A U-turn by General Motors over the sale of Opel – which includes Vauxhall in the UK – has been met with hostility and anger in Germany.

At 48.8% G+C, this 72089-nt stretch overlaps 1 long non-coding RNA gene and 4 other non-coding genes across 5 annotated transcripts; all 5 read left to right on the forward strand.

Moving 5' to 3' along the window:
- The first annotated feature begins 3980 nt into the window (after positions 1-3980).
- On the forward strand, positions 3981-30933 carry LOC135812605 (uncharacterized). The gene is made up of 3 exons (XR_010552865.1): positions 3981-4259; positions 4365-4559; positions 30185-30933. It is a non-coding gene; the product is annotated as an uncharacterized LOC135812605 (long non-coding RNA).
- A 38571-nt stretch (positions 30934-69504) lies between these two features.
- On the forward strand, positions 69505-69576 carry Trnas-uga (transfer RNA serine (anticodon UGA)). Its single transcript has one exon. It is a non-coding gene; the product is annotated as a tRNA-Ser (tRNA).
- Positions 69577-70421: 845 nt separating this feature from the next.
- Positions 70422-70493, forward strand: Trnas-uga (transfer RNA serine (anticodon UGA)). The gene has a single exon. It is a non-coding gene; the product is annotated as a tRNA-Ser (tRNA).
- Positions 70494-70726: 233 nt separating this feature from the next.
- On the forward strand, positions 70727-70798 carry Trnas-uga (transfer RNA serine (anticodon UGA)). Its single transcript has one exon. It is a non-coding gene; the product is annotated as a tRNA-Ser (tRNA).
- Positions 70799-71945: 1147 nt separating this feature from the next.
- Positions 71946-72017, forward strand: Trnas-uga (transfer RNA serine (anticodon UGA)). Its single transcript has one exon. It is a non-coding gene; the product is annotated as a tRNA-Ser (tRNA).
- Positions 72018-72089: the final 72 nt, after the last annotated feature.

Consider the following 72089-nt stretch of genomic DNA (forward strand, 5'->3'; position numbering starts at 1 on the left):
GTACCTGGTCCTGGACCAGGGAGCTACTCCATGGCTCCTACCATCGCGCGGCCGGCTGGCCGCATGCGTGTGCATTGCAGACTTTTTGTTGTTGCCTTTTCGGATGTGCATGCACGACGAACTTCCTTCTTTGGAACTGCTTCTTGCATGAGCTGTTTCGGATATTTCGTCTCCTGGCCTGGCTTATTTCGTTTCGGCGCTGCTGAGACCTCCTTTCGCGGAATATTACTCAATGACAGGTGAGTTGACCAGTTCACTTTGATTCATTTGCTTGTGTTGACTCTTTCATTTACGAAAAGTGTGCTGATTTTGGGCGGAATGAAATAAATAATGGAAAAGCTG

GM first said in March that it wanted to offload Opel when the American car giant entered a period of bankruptcy protection. After months of talks, GM agreed to sell the brands to Canadian car parts manufacturer Magna. The German government pledged 3bn euros in loan guarantees on top of an existing bridging loan. Opel employs a total of 54,000 workers all over Europe, 5,500 of them in the UK at plants in Luton and Ellesmere Port. Some 25,000 workers are employed at four German factories. No-one is confident of keeping their jobs. One factory worker said: “I really don’t know where we stand now. I came to work and I don’t know whether I’m with GM or OPEL or what? Let us wait and see.” “It’s very depressing. We can’t make any plans, we don’t know how things will go on,” said another. “We’ve been hoodwinked. Let’s see what we can do. We must fight, and not ask questions, let’s do it the French way, all out and make a fire,” added another man. In Eisenach in the former East Germany, residents fear the closure of the factory there would spell disaster for the town. “Politics is a whore, I say, a whore. Something like this has never happened before,” said one angry female householder. Only in Britain has the news of the decision been well-received. UK unions say they are prepared to talk to GM about restructuring if needs be.